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China knows no slowing down

Posted: 13 Mar 2008 ?? ?Print Version ?Bookmark and Share

Keywords:China? semiconductor? chipmakers?

If talks on the looming U.S. economic recession are expected to make semiconductor companies jittery, well, that's certainly not the case for manufacturers sashaying in China. And the recently concluded International IC-China Conference and Exhibition (IIC-China) validated this.

From packed show floors to long queues for registration to standing-room-only vendor seminars, the 13th IIC-China proved that chipmakers from all over the world are optimistic about the business this year, amid downturn concerns. Look at China.

"We are very bullish about China," emphasized Alfred Chow, director, global marketing and applications, Asia Pacific region, Cypress Semiconductor Corp. The company has in fact announced last December a new business center in Shanghai that will serve as the centerpiece for its Asian design, manufacturing, sales and marketing operations. Moreover, Cypress is expecting sales in China to triple in the next five years, with products such as the PSoC mixed-signal arrays driving growth. And the applications? "Still very much focused on consumer electronics," said Chow. "Cellphones, portable devices, white goods and e-bikes (electronic bikes)."

Analog and mixed-signal IC solution vendor Intersil Corp.

agrees. China will continue to dominate the manufacturing landscape. It is after all "the manufacturing center of the world," remarked Michael Wong, VP of applications engineering at Intersil.

Expectations, however, are high that the current high-volume, low-cost production mix will shift to the low volume but high-end design combo. All in due time, of course.

"In 5 to 6 years time, maybe, we can see a very exciting time," pointed out Kamran Malek, VP of marketing at Advanced MP Technology, a global distributor of electronic components. Malek stressed that China will certainly produce more qualified engineers that can handle designs that are more sophisticated. "You can already sense that at this year's [IIC-China] exhibition. The exhibitors are maturing, and so are the engineers."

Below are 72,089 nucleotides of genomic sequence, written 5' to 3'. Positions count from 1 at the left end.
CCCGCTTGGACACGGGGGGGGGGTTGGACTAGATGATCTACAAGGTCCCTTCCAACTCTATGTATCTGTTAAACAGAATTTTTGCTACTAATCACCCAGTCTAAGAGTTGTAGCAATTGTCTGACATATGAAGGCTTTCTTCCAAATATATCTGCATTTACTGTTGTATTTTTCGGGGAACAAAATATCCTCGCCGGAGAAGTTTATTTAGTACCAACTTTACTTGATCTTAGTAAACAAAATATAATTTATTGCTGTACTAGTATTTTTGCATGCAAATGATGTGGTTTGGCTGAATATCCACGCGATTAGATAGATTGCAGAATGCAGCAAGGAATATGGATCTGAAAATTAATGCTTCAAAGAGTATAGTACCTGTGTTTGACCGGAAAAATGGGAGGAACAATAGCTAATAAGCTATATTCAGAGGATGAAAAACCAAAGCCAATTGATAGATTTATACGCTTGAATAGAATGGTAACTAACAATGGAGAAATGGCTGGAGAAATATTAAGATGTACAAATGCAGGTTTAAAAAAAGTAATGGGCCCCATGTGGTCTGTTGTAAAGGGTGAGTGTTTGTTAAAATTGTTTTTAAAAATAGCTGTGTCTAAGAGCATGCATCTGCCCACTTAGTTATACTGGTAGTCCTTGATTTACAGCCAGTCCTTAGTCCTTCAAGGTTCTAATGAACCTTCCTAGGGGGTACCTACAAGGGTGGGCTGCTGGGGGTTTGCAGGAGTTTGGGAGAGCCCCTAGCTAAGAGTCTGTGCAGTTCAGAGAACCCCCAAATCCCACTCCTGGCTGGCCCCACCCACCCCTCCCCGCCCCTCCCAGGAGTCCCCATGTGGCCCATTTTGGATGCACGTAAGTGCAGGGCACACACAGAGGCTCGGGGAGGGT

China-bound
Korean and Japanese companies who had a very strong showing at IIC-China share such sentiment. First-time IIC-China exhibitor Dongbu HiTek Co Ltd. of Korea believed it is the "best time to invest" as the company zeroes into China's booming mobile phone market, which is said to be growing double its rate every year. Dongbu HiTek last year established a Shenzhen sales subsidiary and collaborated with HNT Co Ltd., a homegrown manufacturer of camera modules. The company displayed its latest VGA, 1.3, and 2Mpixel CMOS image sensor chips and camera phone modules at IIC-China.

Another first-time exhibitor is analog IC manufacturer AnaSem Inc. of Japan. The company highlighted its lineup of CMOS MR magnetic sensor switches. After building its business in Japan, AnaSem is now eyeing the overseas market and China is its first stop, which according to Henry Lau, sales manager, Hong Kong branch, AnaSem, is a huge market for its analog solutions particularly for applications in industrial and in home appliances such as water heaters.

There is a growing consensus that China will certainly produce more qualified engineers that can handle designs that are more sophisticated.

By the numbers
Growth in Asia's chip market is expect to surpass the rest of the world over the next three years, expanding more than 8 percent annually hitting $203 billion by 2011, according to market research firm Gartner Dataquest. Accounting more than half of the market outside Japan is China, which will represent 63 percent by 2011, capturing share from markets like South Korea, Taiwan and Singapore.